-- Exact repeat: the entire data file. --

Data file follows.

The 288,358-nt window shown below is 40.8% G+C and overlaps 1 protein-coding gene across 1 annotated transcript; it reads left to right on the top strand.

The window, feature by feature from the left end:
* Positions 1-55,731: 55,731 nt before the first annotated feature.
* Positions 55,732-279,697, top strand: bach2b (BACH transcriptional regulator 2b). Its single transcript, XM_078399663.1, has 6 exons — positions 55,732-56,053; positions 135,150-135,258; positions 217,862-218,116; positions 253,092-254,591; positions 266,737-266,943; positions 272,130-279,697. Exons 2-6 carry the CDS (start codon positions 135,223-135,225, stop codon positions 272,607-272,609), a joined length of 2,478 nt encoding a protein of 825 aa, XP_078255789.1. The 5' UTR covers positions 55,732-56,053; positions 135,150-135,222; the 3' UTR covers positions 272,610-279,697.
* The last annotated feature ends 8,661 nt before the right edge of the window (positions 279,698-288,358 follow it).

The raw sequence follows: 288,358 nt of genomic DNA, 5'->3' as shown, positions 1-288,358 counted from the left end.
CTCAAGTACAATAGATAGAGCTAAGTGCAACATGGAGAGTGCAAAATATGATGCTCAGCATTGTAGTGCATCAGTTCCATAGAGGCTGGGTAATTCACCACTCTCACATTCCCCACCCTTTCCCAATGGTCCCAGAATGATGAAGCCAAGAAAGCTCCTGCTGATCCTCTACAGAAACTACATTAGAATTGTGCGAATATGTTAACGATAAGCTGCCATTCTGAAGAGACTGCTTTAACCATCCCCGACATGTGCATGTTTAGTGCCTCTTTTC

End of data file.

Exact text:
The 288,358-nt window shown below is 40.8% G+C and overlaps 1 protein-coding gene across 1 annotated transcript; it reads left to right on the top strand.

The window, feature by feature from the left end:
* Positions 1-55,731: 55,731 nt before the first annotated feature.
* Positions 55,732-279,697, top strand: bach2b (BACH transcriptional regulator 2b). Its single transcript, XM_078399663.1, has 6 exons — positions 55,732-56,053; positions 135,150-135,258; positions 217,862-218,116; positions 253,092-254,591; positions 266,737-266,943; positions 272,130-279,697. Exons 2-6 carry the CDS (start codon positions 135,223-135,225, stop codon positions 272,607-272,609), a joined length of 2,478 nt encoding a protein of 825 aa, XP_078255789.1. The 5' UTR covers positions 55,732-56,053; positions 135,150-135,222; the 3' UTR covers positions 272,610-279,697.
* The last annotated feature ends 8,661 nt before the right edge of the window (positions 279,698-288,358 follow it).

The raw sequence follows: 288,358 nt of genomic DNA, 5'->3' as shown, positions 1-288,358 counted from the left end.
CTCAAGTACAATAGATAGAGCTAAGTGCAACATGGAGAGTGCAAAATATGATGCTCAGCATTGTAGTGCATCAGTTCCATAGAGGCTGGGTAATTCACCACTCTCACATTCCCCACCCTTTCCCAATGGTCCCAGAATGATGAAGCCAAGAAAGCTCCTGCTGATCCTCTACAGAAACTACATTAGAATTGTGCGAATATGTTAACGATAAGCTGCCATTCTGAAGAGACTGCTTTAACCATCCCCGACATGTGCATGTTTAGTGCCTCTTTTC